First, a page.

If former United Nations ambassador Nikki Haley thought a conspicuously conciliatory tweet was going to tamp down discussion about a brewing battle between her and vice president Mike Pence over the future of the Republican Party … she thought wrong.
Of course that was obviously not what she was thinking …
Haley’s gambit was all about dialing up the chatter … and further ensconcing herself as one of the top contenders for the 2024 GOP presidential nomination. Make no mistake about it: Haley is on a collision course with the politician she claims to “completely support” (and has been on this course for some time now).
People are just finally beginning to pick up the narrative … thanks in no small part to Haley’s not-so-subtle directional assistance.
Anyway, the 47-year-old former South Carolina governor is the focus of a new Politico article written by Alex Isenstadt that delves deeper into an emerging national narrative that is entirely of Haley’s making. According to the veteran reporter, there was “palpable tension in the room” last month when GOP donors gathered at an exclusive ski resort in Aspen, Colorado for a fundraising event co-headlined by … Haley and Pence.
“Neither Pence nor Haley acknowledged each other in their presentations, even though they gave shout-outs to others attending the retreat,” Isenstadt reported, noting that “a rivalry has developed between the two politicians … and signs of strain are bubbling to the surface.”
Here is more from his report …
Pence and Haley aren’t openly sniping: Publicly, both sides maintain there’s nothing but mutual respect between them. But interviews with nearly two dozen top Republicans revealed that the opposing camps are closely tracking each other’s moves, and remain deeply suspicious of one another.
The Pence team has recently asked senior Republicans for updates on Haley’s outreach to donors. And with Haley embarking on a national fundraising tour and promoting a new outside political group, top Pence advisers blame her for persistent rumors that she will replace him on the Trump’s ticket in 2020. Tensions flared after Haley chose not to publicly repudiate a Wall Street Journal column in June urging Trump to put her on the ticket.
“The shadow fight shows no sign of abating,” Isenstadt added, referencing Pence’s upcoming visit to early-voting South Carolina to stump for a sitting GOP congressman.
In South Carolina, Haley appears to remain quite popular … certainly more so than her predecessor in the governor’s office, Mark Sanford (who is currently mulling a primary bid against U.S. president Donald Trump in 2020).
According to reporter Andy Shain of The (Charleston, S.C.) Post and Courier, “Haley holds a 75 percent favorability rating among (SCGOP) primary voters.” Meanwhile “three out of four Republicans in South Carolina believe her policies are aligned closely with Trump.”
However, Haley has been stepping up her criticism of Trump recently – which could complicate her relationship with South Carolina Republicans. And beyond that, who knows what all of those pesky opposition researchers camped out in Columbia, S.C. are going to uncover …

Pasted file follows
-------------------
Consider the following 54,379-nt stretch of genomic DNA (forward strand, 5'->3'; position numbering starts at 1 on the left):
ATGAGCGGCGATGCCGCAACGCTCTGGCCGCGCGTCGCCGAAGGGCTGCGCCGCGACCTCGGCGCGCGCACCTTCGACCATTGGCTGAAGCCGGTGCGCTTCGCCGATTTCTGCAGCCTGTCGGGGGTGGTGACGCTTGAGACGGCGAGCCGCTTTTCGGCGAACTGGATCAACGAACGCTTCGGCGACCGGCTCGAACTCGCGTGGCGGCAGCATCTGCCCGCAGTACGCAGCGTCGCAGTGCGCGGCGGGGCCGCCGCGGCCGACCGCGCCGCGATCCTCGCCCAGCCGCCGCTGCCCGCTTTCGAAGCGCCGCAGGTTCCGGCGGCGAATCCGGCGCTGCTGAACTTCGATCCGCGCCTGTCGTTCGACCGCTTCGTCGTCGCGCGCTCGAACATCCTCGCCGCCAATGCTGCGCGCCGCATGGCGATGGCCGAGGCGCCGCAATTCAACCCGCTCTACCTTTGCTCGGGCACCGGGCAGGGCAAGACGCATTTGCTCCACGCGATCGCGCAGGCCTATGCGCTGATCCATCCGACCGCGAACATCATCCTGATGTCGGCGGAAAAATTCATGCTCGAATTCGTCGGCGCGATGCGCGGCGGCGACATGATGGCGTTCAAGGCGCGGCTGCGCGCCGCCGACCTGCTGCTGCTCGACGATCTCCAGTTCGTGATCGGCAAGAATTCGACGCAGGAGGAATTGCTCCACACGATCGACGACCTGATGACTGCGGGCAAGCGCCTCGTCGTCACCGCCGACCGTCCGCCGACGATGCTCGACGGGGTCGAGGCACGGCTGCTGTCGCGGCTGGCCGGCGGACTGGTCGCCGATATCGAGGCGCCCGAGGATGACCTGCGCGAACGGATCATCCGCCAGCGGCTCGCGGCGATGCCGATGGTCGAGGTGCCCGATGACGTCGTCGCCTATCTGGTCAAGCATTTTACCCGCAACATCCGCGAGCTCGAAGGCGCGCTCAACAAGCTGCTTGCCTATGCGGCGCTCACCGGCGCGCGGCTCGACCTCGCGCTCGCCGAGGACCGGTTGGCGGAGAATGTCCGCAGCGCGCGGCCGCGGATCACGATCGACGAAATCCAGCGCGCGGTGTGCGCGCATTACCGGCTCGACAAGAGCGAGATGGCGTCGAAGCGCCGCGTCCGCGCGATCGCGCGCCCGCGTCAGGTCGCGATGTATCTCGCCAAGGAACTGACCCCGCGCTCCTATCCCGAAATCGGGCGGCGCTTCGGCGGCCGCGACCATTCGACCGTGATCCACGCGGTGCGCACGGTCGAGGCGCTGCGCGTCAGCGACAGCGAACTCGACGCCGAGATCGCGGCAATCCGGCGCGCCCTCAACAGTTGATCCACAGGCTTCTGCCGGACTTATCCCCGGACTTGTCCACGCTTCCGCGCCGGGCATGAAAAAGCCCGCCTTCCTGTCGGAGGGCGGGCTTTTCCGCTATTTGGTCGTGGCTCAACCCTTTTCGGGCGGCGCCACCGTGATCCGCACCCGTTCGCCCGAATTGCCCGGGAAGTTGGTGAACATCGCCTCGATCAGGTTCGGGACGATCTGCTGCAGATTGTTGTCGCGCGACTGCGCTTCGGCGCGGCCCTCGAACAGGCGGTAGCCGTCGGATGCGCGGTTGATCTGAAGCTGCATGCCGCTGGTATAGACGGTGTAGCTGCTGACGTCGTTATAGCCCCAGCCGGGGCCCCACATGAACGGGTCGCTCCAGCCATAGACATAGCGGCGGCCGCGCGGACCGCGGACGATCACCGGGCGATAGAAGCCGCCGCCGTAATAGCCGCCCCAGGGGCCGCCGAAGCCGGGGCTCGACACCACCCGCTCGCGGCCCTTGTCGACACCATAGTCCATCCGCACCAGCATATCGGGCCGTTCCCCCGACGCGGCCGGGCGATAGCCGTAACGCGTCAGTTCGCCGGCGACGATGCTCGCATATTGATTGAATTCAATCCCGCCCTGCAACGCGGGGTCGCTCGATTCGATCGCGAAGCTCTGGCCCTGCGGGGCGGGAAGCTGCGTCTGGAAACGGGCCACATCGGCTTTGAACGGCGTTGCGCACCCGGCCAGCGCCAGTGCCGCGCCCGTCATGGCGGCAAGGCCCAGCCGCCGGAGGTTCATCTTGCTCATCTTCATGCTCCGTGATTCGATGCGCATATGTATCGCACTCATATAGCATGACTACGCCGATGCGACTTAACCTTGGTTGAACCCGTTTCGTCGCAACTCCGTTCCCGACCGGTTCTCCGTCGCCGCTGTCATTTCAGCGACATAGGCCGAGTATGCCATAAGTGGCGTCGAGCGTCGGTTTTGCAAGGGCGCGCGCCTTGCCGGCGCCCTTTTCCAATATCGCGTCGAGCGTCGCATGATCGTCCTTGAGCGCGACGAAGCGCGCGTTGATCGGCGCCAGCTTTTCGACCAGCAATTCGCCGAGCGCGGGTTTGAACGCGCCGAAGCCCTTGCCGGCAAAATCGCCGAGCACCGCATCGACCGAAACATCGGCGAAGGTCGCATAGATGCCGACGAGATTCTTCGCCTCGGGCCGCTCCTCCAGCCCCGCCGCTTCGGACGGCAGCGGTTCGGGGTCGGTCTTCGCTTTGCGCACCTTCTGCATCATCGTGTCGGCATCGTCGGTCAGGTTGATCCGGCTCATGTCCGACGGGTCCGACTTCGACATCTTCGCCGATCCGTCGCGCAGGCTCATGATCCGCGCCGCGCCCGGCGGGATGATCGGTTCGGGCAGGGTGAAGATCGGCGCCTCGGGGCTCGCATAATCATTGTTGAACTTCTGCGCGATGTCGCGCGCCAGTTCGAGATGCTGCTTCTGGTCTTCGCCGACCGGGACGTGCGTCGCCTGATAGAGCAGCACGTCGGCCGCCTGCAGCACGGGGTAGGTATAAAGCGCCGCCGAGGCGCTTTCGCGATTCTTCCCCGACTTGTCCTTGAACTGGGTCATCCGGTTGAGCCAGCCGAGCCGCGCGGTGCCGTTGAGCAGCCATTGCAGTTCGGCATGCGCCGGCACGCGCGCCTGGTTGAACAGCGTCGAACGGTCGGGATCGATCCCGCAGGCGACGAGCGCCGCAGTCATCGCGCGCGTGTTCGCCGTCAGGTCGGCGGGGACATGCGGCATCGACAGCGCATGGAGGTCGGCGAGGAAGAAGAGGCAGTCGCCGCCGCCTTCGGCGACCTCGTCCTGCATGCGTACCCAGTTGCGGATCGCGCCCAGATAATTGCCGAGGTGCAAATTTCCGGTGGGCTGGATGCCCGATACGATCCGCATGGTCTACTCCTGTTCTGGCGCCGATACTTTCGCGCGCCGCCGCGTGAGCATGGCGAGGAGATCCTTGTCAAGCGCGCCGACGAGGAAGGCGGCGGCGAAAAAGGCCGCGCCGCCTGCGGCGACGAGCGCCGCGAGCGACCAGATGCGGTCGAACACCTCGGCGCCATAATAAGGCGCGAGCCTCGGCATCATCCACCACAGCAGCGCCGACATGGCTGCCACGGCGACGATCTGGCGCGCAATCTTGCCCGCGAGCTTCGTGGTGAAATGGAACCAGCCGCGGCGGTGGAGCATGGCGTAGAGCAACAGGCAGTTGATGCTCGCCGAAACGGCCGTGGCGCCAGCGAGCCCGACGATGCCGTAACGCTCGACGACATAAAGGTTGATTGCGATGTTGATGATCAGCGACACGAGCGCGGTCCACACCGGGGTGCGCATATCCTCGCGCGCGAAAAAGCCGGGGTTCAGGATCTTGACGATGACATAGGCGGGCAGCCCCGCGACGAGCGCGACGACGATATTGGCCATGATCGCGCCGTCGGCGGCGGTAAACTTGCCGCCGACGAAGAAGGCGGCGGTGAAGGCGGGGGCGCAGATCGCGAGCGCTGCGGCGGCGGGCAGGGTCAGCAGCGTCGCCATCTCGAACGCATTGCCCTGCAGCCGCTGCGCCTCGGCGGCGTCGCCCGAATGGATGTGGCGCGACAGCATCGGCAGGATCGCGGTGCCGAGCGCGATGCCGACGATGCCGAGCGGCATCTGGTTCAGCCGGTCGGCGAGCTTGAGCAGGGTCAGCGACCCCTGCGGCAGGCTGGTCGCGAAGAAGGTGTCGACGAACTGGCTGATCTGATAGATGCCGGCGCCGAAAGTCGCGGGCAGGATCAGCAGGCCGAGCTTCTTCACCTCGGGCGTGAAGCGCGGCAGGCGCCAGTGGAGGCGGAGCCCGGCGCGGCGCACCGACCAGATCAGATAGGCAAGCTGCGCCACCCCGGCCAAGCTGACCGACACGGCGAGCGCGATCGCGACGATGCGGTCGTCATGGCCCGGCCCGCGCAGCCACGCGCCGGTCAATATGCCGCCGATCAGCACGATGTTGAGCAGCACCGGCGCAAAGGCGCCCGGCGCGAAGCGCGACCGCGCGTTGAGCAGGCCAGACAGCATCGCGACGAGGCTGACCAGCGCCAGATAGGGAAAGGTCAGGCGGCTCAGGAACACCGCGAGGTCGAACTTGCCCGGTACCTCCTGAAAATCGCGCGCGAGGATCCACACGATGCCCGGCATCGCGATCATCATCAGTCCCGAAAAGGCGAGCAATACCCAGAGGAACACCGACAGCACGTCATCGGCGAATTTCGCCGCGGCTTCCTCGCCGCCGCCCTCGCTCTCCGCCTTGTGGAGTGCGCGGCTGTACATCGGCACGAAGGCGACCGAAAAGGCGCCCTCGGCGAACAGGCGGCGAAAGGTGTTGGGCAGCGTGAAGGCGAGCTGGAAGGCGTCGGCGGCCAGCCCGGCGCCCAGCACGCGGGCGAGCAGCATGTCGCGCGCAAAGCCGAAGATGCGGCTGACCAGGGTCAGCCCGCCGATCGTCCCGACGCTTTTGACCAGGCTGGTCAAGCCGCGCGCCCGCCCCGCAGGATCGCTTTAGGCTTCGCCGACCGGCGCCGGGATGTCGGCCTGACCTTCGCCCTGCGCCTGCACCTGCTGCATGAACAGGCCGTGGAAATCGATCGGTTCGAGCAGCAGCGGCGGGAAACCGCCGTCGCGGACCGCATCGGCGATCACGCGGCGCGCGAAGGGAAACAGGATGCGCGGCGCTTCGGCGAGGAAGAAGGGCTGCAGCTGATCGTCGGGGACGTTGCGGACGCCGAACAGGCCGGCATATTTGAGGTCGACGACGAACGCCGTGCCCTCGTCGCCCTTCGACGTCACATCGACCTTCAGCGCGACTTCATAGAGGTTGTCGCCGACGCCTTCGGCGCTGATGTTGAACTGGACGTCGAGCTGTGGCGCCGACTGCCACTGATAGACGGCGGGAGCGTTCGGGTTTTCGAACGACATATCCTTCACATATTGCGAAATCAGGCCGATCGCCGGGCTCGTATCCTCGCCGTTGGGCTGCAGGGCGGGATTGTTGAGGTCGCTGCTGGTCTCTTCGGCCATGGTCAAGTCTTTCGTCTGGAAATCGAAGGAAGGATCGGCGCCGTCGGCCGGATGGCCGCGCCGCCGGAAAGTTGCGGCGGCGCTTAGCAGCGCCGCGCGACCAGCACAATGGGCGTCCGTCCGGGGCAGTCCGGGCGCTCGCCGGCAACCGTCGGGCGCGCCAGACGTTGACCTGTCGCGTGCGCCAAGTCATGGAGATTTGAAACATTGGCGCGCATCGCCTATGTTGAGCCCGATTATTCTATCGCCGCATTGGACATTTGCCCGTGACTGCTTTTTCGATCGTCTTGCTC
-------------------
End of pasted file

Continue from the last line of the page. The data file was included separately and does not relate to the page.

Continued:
(Click to view)
(Via: United Nations)
Ultimately, though, it does not take a political genius to see that Haley enjoys a clear advantage over Pence in their unfolding battle.
Wait … what?
Given this news outlet’s intimately complicated history with Haley, wouldn’t it be in our best interests to shill for the vice president?
Probably … but as we noted back in June (and last October), we believe Trump would have been wise to dump Pence and add Haley to his 2020 ticket. It is simple electoral math. Hell, even Trump appeared to be considering jettisoning Pence as recently as last fall – and who better to replace him than Haley?
Simply put, just because we are not Haley fans does not mean we get to suspend political reality in assessing her prospects on the national stage.
She may be inherently untrustworthy (and yet to be fully vetted), but that doesn’t change her prospects. Or Pence’s limited upside. To the extent Haley is known nationally, she is liked nationally. And aside from her status as a minority female with an influential national constituency behind her, Haley has learned to play this game very, very well.
Her tweet about debunking the “false rumors” related to her and Pence – and the conversation it started – is further evidence of Haley’s expanding skill set as a presidential-level politician.
“Haley knows that by tweeting what she tweeted, she will start a conversation about the VP swap story,” noted CNN analyst Chris Cillizza. “What ‘false rumors?’ reporters will ask. And then they will make calls and check with sources to see what exactly, Haley is talking about. A few stories will be produced – and a few more cable TV segments will be made – that try to figure out whether there is any ‘there’ there. Even if there is nothing to Haley’s ‘false rumors’ claim, she will have effectively pushed the narrative back into the political bloodstream.”
Cillizza went on to refer to Haley’s tweet as a “Trumpian move.”
“Float something that no one is talking about. Watch them talk about it. And then, well, see what happens!” he wrote.
Indeed. As we noted several days ago, “the tweet succeeded in sparking a longer-term conversation likely to accrue to Haley’s benefit.”
Including this piece …
We will continue keeping a close eye on the Haley-Pence intrigue, especially as it unfolds against the backdrop of a potentially deteriorating national economy that could conceivably escalate its timetable. But from our vantage point, it seems abundantly clear that Haley has the edge in positioning and tactics.
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